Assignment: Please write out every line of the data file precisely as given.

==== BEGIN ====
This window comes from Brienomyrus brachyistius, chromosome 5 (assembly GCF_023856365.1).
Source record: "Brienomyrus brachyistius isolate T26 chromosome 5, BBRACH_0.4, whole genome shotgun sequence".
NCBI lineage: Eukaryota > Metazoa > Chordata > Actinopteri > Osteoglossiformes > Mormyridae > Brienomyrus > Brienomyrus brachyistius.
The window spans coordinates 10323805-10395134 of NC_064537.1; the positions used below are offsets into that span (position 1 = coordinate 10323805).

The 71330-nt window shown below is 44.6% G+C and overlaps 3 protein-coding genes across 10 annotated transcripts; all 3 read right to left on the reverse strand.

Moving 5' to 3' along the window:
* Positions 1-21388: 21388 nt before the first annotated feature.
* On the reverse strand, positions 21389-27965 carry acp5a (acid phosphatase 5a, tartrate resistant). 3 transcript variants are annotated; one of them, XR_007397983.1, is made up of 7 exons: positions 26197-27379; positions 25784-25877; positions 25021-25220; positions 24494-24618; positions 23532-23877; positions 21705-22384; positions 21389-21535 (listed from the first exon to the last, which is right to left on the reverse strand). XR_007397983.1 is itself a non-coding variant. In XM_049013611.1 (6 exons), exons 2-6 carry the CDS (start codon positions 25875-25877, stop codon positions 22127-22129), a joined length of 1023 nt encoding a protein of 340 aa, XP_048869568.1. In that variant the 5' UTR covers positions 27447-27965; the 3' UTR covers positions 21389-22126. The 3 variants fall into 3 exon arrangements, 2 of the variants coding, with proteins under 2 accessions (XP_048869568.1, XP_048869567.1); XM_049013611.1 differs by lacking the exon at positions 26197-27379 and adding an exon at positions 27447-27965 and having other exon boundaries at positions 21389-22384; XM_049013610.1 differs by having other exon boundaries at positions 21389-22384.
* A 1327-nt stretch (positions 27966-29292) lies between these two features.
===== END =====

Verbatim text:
This window comes from Brienomyrus brachyistius, chromosome 5 (assembly GCF_023856365.1).
Source record: "Brienomyrus brachyistius isolate T26 chromosome 5, BBRACH_0.4, whole genome shotgun sequence".
NCBI lineage: Eukaryota > Metazoa > Chordata > Actinopteri > Osteoglossiformes > Mormyridae > Brienomyrus > Brienomyrus brachyistius.
The window spans coordinates 10323805-10395134 of NC_064537.1; the positions used below are offsets into that span (position 1 = coordinate 10323805).

The 71330-nt window shown below is 44.6% G+C and overlaps 3 protein-coding genes across 10 annotated transcripts; all 3 read right to left on the reverse strand.

Moving 5' to 3' along the window:
* Positions 1-21388: 21388 nt before the first annotated feature.
* On the reverse strand, positions 21389-27965 carry acp5a (acid phosphatase 5a, tartrate resistant). 3 transcript variants are annotated; one of them, XR_007397983.1, is made up of 7 exons: positions 26197-27379; positions 25784-25877; positions 25021-25220; positions 24494-24618; positions 23532-23877; positions 21705-22384; positions 21389-21535 (listed from the first exon to the last, which is right to left on the reverse strand). XR_007397983.1 is itself a non-coding variant. In XM_049013611.1 (6 exons), exons 2-6 carry the CDS (start codon positions 25875-25877, stop codon positions 22127-22129), a joined length of 1023 nt encoding a protein of 340 aa, XP_048869568.1. In that variant the 5' UTR covers positions 27447-27965; the 3' UTR covers positions 21389-22126. The 3 variants fall into 3 exon arrangements, 2 of the variants coding, with proteins under 2 accessions (XP_048869568.1, XP_048869567.1); XM_049013611.1 differs by lacking the exon at positions 26197-27379 and adding an exon at positions 27447-27965 and having other exon boundaries at positions 21389-22384; XM_049013610.1 differs by having other exon boundaries at positions 21389-22384.
* A 1327-nt stretch (positions 27966-29292) lies between these two features.